State budget still has plenty of fat to trim

By Brian Balfour - Civitas Institute

On net, this year’s final budget deal can be viewed positively by conservatives. Tipping the scales in favor of the spending plan include: a net tax cut of nearly $400 million over two years, allowing the renewable energy tax credit to expire, elimination of taxpayer support for the highly partisan Hunt Center at UNC-Chapel Hill, and an expansion of the state’s school choice program.

There still remains, however, much work to be done. The budget includes far too many items that Civitas has highlighted as wasteful and outside the scope of core government services. And some are just blatant examples of legislators bringing home “the bacon” to their home districts – using state tax dollars. Civitas strongly recommends that legislators introducing line items to the budget that fund specific projects attach their name to the proposal in the name of transparency.

Taxpayers should be aware of this list of objectionable items that were included in the final budget deal:

$200K for a youth baseball tournament.

$50K for a museum dedicated to the history of the town of Stanley.

$30 million per year for film production taxpayer handouts to major Hollywood film studios.

$2.5 million in funds for The Support Center (formerly The Minority Support Center, a previous partner in Moral Monday protests).

Creation of a new historic preservation tax credit program valued at $8 million per year, after an earlier version of the credit had expired. There is another $190K per year allocated for salaries to administer this program.

Continued funding for UNC-TV (state public television) to the tune of $9.1 million per year.

$100K increase in funding for the Tryon Palace, a former Waste of the Week feature.

$5 million expansion in funds for the NC Biotech Center, yet another former Civitas Waste of the Week, bringing annual funding up to $13.6 million per year.

The Queen Anne’s Revenge archaeological project receives $1.5 million over two years.

$25K for the Rankin museum of American Heritage in Ellerbe.

Increase of $500K per year, up to $1.2 million annually, for the furniture convention in High Point. This event also receives $1.2 million per year from the transportation budget.

An increase of $1 million for the statewide local library grant program. Funding for local libraries should be provided at the local level.

Increase of $150K for the grassroots arts grants program, bringing total funding to nearly $2.5 million per year.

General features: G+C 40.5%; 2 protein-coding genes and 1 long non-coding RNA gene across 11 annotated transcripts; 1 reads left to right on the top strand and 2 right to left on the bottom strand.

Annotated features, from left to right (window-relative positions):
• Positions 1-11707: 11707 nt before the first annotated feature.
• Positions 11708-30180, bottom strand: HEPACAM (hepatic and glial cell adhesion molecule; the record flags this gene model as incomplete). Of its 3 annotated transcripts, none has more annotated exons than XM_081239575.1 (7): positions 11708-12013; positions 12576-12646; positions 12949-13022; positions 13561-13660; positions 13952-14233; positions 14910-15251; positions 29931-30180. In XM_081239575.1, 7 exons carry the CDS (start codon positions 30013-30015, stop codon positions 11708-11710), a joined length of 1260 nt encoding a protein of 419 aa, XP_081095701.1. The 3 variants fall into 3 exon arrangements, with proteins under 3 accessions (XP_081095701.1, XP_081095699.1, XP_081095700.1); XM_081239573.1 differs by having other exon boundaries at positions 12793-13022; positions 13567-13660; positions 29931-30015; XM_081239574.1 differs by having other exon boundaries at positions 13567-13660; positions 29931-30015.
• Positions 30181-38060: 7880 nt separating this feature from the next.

An expansion of $15K in the funding for the Roanoke Island Festival, bringing annual taxpayer support over $500K per year.

An $800K grant each year to the discredited nonprofit group Research Triangle International. The group has been the subject of scathing international audits accusing it of a “litany of waste” of taxpayer funds.

General state taxpayer support for the grassroots science museums was not reduced, though it will be transferred to the Museum of Natural Sciences for it to dispense via a grant program.

$1 million (with an increase to $2 million in the second year) for “tourism advertising” earmarked for the new Economic Development Partnership organization – a taxpayer subsidy for the tourism industry.

A $2.25 million increase in funding for the rural economic development grant program, bringing total funding over $15.5 million per year. This program has funding goals similar to the old Rural Center.

$2.25 million increase in the One Small Business Fund – a taxpayer handout to favored startup companies.

A $25K increase in funding for the Commerce Secretary’s “business recruitment activities.”

$2 million to the Main Street Solutions fund, which provides grants to “revitalize” small downtown areas.

More than $11.5 million in local earmarks that all fall in key budget negotiator Sen. Harry Brown’s district:

$100K for Brock’s Mill House and Pond in Trenton.

$500K for the Museum of the Marine in Jacksonville.

$11 million for Jones County to build a “collocated middle and high school”. Construction funding for schools is traditionally a local matter, according state General Statutes: “It is the policy of the State of North Carolina that the facilities requirements for a public education system will be met by county governments.” (G.S. 115C-408(b)). This line item is highly unusual.

Brian Balfour writes for the Civitas Institute, North Carolina’s Conservative Voice

By Brian Balfour

Civitas Institute

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